SEOUL, Nov. 30 (Yonhap) -- A near-century-old restaurant in Seoul, believed to be the first to serve western-style cuisine in Korea, has announced it will shut down due to the pandemic after nearly a century of business.
Seoul Station Grill, which opened on Oct. 15, 1925, on the second floor of the old Seoul Station building, is known for introducing pork cutlet and hamburger steak to Koreans for the first time during Japan's colonial rule of the Korean Peninsula from 1910-45.
"Our business has suffered greatly from COVID-19," a restaurant employee told Yonhap News Agency of the reason for closure after 96 years.
The size of its early business was remarkable even by today's standards, with a maximum 200 seating capacity and its dinner course menu priced at then 3.2 won, 21 times higher compared with the then average price of the popular seolleongtang, or ox-bone soup.
Seoul Station Grill was considered one of Seoul's go-to social gathering hot spots at the time and was even mentioned in the novel "The Wings" by modern avant-garde writer Yi Sang.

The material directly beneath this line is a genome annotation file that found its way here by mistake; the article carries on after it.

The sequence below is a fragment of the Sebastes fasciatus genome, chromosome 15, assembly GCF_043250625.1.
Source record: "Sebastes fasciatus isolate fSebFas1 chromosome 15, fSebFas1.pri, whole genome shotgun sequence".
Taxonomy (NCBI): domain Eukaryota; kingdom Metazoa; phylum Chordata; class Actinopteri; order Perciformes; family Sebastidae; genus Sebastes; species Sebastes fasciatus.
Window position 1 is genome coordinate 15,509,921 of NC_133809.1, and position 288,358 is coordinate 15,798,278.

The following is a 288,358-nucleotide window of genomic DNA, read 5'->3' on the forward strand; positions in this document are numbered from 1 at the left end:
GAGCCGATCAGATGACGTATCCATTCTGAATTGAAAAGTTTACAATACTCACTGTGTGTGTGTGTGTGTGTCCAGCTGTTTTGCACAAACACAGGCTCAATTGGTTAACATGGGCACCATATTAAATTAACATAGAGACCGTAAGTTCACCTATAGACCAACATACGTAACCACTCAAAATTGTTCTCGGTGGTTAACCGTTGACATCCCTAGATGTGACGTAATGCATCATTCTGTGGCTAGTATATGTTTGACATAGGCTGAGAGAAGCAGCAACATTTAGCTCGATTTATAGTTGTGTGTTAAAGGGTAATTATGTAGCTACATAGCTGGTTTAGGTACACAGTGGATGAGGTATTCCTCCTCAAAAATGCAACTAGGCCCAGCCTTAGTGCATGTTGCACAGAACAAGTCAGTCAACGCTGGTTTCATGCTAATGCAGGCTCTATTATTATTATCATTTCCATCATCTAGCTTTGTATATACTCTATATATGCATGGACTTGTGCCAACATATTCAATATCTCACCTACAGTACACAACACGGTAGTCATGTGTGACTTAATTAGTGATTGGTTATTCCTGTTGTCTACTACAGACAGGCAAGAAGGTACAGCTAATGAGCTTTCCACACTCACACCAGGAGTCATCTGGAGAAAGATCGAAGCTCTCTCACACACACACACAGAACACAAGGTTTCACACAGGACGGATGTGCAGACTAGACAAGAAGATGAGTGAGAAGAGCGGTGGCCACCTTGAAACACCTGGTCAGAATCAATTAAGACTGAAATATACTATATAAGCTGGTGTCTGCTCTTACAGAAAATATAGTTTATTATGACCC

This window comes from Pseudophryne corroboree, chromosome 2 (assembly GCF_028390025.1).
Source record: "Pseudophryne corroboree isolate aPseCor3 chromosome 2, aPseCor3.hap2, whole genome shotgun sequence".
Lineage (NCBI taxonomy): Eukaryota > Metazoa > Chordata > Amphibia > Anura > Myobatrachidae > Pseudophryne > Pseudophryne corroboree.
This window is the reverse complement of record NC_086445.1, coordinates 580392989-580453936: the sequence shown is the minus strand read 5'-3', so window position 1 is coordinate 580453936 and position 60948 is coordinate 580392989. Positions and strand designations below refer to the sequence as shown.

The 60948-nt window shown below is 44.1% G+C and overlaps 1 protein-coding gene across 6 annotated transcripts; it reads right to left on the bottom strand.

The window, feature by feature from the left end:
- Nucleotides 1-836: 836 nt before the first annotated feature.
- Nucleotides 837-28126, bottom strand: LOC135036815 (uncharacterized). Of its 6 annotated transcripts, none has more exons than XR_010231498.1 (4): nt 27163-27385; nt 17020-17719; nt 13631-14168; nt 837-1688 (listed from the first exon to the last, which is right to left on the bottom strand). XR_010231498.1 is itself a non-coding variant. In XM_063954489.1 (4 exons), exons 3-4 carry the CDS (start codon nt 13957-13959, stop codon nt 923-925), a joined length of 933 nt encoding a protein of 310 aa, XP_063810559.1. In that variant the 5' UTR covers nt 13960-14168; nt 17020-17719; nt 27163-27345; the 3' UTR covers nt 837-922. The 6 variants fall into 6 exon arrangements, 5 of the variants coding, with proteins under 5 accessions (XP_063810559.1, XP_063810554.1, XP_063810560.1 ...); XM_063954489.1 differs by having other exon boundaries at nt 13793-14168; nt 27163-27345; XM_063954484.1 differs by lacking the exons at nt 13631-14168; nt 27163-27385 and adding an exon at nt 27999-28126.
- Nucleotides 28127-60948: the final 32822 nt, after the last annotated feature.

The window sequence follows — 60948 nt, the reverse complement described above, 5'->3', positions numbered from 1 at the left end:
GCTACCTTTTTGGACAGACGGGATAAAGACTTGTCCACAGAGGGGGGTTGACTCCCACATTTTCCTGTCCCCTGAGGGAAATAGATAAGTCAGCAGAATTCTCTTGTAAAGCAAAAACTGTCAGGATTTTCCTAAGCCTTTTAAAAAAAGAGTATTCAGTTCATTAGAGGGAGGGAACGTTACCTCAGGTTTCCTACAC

The place was acquired by the state-run Korean National Railroad after Korea's liberation from Japan and later managed to survive the toughest of periods, including the 1950-53 Korean War and the 1997 financial crisis.
The management rights were handed to Plaza Hotel in 1983, and the restaurant was later relocated to the fourth floor of the new Seoul Station building.
The restaurant employee said the entire fourth floor of the station is expected to be renovated to open a new haute restaurant complex. A fine dining steak restaurant is purported to be scheduled to take over Seoul Station Grill's place.
Social media was flooded with reactions lamenting the closure of the restaurant.
"It's a pity that the restaurant couldn't reach its 100th anniversary," one person commented. Another social media user recalled enjoying steak for the first time at Seoul Station Grill, while another post noted the business closure marked the end of a page in modern Korean history.